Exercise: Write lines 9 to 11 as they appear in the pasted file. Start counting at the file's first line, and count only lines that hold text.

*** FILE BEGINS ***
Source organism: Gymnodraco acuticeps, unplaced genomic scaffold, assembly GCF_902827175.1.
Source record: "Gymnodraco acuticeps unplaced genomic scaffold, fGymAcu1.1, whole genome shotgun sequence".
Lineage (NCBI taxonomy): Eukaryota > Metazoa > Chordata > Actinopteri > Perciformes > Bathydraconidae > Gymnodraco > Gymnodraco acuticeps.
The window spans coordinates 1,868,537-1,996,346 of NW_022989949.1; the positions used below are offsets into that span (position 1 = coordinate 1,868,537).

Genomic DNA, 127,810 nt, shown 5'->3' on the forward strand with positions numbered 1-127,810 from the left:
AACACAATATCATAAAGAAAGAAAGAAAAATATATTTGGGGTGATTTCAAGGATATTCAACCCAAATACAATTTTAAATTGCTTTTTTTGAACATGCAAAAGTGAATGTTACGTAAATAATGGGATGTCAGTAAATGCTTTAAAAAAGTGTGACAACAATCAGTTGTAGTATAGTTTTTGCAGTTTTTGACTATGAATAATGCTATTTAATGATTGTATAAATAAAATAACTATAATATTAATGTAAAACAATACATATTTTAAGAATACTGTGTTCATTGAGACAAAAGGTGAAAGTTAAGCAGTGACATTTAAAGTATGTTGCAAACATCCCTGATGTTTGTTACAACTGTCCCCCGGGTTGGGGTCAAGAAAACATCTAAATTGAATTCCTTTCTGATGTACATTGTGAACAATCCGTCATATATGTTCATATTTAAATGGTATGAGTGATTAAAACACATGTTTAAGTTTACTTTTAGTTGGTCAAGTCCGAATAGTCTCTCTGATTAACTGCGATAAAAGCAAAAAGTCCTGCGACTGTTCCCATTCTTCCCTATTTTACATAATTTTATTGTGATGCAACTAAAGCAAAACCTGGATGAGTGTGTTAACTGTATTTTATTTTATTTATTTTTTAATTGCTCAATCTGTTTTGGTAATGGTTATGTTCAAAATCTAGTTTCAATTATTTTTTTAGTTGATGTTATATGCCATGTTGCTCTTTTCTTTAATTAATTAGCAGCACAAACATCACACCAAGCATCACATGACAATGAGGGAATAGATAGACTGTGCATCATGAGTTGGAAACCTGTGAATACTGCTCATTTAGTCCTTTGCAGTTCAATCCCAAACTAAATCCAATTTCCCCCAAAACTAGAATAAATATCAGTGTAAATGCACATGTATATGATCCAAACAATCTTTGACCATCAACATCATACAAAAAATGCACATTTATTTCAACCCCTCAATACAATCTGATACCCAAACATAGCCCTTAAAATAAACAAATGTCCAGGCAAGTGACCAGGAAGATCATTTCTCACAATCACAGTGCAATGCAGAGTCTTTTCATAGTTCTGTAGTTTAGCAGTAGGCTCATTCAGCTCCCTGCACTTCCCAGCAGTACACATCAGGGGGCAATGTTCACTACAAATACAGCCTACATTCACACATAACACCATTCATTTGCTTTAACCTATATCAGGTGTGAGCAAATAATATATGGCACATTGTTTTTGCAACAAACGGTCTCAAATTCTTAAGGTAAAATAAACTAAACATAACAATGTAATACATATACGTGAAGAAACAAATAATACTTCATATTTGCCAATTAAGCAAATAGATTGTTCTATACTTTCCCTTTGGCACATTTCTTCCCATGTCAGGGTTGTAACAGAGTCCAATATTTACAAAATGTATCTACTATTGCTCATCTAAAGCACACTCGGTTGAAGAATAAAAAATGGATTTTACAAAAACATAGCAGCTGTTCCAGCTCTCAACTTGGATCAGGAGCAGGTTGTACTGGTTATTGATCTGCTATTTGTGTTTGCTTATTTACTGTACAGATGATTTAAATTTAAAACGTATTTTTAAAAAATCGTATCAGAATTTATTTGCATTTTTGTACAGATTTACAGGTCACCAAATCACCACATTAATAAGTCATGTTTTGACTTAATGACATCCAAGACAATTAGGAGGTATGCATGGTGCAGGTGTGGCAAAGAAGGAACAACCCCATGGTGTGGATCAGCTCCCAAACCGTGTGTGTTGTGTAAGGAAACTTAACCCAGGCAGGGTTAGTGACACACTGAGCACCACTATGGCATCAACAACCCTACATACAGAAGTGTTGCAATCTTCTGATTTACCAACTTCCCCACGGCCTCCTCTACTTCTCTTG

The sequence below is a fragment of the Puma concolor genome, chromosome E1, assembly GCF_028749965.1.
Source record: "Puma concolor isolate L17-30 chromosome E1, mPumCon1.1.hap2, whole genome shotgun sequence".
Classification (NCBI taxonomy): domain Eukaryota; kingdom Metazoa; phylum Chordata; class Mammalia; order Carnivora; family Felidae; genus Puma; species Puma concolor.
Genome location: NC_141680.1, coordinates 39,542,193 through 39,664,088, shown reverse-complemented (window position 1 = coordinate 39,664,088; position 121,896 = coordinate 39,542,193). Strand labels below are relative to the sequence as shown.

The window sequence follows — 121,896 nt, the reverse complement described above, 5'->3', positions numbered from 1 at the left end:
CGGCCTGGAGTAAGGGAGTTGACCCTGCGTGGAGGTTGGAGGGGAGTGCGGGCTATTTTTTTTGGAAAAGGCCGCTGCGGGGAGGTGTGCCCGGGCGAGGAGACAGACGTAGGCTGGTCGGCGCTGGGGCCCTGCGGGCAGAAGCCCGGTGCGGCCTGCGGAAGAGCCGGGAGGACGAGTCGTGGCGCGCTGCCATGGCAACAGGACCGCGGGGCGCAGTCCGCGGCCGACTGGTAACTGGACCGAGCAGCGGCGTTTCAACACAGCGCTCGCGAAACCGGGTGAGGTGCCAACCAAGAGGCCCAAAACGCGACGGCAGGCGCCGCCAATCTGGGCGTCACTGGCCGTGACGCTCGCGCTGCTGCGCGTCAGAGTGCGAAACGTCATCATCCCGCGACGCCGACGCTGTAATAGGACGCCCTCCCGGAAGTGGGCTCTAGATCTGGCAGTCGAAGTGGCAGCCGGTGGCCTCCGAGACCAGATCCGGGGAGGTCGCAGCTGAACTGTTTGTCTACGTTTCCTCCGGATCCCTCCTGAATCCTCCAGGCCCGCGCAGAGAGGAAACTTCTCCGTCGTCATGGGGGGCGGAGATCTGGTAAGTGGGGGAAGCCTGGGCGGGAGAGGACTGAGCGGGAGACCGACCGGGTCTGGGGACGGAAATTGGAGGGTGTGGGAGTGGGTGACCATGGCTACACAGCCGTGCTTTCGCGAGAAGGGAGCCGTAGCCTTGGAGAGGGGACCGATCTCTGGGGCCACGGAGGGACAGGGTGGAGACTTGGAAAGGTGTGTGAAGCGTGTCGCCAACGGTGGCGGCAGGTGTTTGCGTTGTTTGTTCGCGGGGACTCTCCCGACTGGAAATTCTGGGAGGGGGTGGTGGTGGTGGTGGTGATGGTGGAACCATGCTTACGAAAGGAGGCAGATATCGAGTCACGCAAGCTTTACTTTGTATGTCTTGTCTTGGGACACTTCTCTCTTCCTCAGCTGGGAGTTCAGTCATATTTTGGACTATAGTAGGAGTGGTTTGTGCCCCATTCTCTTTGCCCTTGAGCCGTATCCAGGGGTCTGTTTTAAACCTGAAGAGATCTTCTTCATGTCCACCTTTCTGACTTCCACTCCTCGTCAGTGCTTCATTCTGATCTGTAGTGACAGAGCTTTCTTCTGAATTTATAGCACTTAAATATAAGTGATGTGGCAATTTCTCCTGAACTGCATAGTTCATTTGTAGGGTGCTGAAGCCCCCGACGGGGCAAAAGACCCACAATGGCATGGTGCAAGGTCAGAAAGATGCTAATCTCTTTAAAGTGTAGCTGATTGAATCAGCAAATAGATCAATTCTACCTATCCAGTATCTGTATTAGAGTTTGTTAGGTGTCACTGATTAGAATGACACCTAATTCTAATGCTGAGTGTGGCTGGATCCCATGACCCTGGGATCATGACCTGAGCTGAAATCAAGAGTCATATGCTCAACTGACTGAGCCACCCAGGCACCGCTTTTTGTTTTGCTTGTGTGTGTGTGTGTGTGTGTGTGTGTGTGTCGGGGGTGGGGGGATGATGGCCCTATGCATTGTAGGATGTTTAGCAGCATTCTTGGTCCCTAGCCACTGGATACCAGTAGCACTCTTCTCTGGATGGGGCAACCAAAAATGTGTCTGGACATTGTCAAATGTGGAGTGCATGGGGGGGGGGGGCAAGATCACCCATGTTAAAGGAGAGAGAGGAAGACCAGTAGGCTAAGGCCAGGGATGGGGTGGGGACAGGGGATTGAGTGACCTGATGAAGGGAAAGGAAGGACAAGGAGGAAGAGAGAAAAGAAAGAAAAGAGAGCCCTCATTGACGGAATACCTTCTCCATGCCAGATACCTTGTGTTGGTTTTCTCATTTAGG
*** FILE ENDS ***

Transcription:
Classification (NCBI taxonomy): domain Eukaryota; kingdom Metazoa; phylum Chordata; class Mammalia; order Carnivora; family Felidae; genus Puma; species Puma concolor.
Genome location: NC_141680.1, coordinates 39,542,193 through 39,664,088, shown reverse-complemented (window position 1 = coordinate 39,664,088; position 121,896 = coordinate 39,542,193). Strand labels below are relative to the sequence as shown.

The window sequence follows — 121,896 nt, the reverse complement described above, 5'->3', positions numbered from 1 at the left end: